Robinhood has been taking the investing world by storm the last few months. I thought it would be worth mentioning a few things about Robinhood on the podcast. Robinhood is just a brokerage account. It does have no commissions and allows you to buy fractional shares so it is convenient for people without a lot of money. It has become a bit of a cultural phenomenon, particularly attracting young people who have never invested before. The problem is that it tends to inculcate people with a trader's mentality, making investing fun and exciting. Everything that good investing is not. There are dangers to Robinhood and this trader's mentality that I discuss in this episode to hopefully help you avoid the perils of day trading.
I also answer reader and listener questions about the finances of starting your own practice, whether it make sense to invest in bonds in a taxable account when you have a mortgage, making estimated tax payments as a W2 employee with 1099 income, what to do with a 401k when you leave your employer, and setting up an account to invest in real estate.
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Our guest this week is one of my favorite writers. Morgan Housel is a partner at The Collaborative Fund and a former columnist at The Motley Fool and The Wall Street Journal. His passion for finance and investing come through in his writing. I am intensely jealous when I look at his writing because of his talent. He is insightful and easy to read. He takes complex and important topics and makes them simple to understand. We really dive into behavioral finance topics in this episode. My favorite piece of his was called The Psychology of Money and was the base for his new book coming out September 8th. It is filled with so many pearls that it should be required reading for humans. I pull a few of those pearls out today and discuss them. We talk about some of "the flaws, biases, and causes of bad behavior" he has seen often when people deal with money. Listen to the episode and go pre-order his book. It will almost surely be a best seller and definitely on my recommended reading list.
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Asset location is something that is completely missed by a lot of otherwise pretty financially sophisticated people. So I do a deep dive into this topic in today's episode before answering listener questions. Asset location is basically that process of dividing up your investments into your various accounts. Each of them have different issues and are taxed in a different way. This has some bearing on how your investments perform and which investments should be going into which of these various types of accounts. Unfortunately it is a rather complicated discussion. There are some rules of thumb, but very few absolutes. However if you get this right, it can be worth a million dollars or more. So it is worth looking at, but perhaps not obsessing over. We go over six principles of asset location that you should be aware of in this episode as well as some basic tips that you should follow if you are trying to invest tax efficiently.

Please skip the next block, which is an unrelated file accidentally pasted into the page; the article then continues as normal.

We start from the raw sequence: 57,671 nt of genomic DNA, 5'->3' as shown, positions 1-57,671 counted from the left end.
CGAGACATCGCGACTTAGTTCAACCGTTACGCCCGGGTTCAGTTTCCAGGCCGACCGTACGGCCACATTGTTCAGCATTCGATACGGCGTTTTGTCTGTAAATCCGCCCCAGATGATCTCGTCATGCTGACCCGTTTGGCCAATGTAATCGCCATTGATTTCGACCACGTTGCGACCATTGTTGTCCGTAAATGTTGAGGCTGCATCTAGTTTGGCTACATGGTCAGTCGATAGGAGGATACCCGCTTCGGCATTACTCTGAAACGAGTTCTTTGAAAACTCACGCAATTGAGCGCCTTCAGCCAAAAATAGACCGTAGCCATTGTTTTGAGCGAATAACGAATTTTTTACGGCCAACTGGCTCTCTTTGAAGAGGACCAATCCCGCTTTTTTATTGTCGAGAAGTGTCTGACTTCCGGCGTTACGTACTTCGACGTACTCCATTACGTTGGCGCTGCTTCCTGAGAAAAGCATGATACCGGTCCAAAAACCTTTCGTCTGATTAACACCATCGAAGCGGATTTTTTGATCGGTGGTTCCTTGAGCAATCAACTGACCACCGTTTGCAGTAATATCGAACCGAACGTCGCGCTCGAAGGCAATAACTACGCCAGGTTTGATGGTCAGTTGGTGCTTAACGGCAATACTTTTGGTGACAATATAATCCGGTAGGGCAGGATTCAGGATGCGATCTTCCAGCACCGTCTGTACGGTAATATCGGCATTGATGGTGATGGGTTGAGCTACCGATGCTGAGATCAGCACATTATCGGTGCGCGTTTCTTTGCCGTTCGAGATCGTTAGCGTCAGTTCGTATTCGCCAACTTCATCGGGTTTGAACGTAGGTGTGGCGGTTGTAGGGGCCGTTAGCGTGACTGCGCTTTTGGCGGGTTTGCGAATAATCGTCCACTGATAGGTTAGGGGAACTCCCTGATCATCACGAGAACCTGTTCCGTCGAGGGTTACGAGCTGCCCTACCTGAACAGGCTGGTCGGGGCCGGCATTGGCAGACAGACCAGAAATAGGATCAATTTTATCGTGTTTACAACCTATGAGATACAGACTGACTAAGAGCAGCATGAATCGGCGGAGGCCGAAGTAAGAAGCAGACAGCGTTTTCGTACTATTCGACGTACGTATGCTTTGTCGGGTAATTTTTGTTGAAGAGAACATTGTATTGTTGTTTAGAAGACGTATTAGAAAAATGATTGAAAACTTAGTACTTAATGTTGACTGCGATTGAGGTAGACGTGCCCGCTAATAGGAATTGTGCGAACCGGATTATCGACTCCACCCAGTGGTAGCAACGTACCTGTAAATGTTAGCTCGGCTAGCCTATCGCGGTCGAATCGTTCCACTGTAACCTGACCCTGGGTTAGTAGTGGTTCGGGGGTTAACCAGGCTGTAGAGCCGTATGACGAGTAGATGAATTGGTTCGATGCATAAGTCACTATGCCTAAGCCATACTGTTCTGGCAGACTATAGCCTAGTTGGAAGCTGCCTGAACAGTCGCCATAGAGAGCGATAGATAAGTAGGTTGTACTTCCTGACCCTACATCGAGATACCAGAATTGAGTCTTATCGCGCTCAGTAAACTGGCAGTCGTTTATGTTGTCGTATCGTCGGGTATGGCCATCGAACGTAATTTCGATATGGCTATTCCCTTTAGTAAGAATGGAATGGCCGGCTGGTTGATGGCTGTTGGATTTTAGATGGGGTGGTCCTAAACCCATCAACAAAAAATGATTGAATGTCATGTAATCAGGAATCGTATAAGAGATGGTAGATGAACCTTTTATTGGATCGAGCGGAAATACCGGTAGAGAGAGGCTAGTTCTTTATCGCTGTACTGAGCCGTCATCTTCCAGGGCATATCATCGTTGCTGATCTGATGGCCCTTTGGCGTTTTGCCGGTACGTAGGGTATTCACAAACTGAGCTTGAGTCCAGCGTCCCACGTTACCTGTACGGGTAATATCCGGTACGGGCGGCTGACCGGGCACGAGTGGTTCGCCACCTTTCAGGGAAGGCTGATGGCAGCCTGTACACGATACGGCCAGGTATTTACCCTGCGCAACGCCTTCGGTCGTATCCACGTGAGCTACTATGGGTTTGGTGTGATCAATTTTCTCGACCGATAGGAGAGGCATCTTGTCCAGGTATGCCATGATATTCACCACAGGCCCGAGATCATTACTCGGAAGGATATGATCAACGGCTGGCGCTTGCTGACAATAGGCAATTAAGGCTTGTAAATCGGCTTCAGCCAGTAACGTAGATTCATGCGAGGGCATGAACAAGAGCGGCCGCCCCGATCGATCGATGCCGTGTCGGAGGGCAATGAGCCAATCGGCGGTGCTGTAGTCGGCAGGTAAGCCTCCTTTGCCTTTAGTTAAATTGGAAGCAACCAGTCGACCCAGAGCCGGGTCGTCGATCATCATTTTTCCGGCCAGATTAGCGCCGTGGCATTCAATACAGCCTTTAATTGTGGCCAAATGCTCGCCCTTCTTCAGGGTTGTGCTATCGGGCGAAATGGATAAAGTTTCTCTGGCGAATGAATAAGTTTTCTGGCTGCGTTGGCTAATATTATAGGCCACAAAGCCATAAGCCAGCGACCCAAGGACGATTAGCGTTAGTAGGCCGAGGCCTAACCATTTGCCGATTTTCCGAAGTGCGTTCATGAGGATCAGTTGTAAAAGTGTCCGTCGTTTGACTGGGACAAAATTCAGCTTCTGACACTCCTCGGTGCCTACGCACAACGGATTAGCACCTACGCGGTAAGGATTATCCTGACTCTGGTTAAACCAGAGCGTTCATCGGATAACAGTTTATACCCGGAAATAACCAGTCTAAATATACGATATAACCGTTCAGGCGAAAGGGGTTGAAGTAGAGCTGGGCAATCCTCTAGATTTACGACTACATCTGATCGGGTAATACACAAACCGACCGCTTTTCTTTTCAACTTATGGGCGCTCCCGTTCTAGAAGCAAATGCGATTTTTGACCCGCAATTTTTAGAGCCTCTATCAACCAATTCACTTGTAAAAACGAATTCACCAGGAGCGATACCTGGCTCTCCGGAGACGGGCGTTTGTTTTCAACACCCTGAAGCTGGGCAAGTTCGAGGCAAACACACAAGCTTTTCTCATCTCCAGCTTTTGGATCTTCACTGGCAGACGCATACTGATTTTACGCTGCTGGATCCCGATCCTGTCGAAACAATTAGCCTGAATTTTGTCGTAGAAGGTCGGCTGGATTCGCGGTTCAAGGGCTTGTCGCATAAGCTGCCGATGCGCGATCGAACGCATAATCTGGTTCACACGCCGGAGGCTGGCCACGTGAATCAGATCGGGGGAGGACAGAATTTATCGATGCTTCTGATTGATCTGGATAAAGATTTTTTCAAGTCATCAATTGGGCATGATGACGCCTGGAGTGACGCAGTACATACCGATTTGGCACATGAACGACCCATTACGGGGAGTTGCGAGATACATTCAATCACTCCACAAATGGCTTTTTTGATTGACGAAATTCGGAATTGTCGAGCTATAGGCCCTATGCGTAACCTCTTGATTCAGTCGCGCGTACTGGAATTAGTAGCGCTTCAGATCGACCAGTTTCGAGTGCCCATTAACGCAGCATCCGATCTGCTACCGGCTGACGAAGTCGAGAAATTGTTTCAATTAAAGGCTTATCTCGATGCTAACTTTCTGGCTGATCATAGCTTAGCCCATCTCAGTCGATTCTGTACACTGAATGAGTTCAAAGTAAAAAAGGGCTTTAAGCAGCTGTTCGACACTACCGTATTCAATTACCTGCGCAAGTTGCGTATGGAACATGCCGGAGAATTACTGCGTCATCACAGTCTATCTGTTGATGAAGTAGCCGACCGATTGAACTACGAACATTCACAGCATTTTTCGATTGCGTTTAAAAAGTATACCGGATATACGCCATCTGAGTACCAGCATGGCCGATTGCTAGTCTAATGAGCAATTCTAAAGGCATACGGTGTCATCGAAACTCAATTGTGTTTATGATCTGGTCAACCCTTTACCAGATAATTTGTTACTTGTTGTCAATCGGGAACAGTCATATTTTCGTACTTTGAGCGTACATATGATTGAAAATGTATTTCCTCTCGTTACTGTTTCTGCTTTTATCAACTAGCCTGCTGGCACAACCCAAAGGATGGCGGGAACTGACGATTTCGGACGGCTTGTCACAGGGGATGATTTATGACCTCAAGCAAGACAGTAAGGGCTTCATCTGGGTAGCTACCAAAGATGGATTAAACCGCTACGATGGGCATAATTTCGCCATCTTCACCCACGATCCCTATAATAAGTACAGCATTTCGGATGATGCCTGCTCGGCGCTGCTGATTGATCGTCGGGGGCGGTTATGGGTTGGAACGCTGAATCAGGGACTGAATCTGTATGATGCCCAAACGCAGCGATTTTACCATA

Listener questions that we discuss today include the new charitable deduction that came into being with the cares act, paying your spouse for working in your practice, SIPC insurance, how much is too much in assets, UGMA accounts, health insurance premiums, the positives and negatives of having your practice own your life insurance policy, tapping your retirement accounts to invest in real estate, and more.
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This is part 2 of the lively debate between Rick Ferri and Paul Merriman where we continue the discussion on the pros and cons of factor investing. See part 1 here https://www.whitecoatinvestor.
COVID has sent your finances into a tailspin. However there is a silver lining to the pandemic. It’s an amazing opportunity to take advantage of the change in your income or to start that new practice through PROACTIVE tax planning. As the spouse of a physician, Alexis Gallati has over 18 years of experience using the tax code to her advantage to keep more of what you earn. She began Cerebral http://www.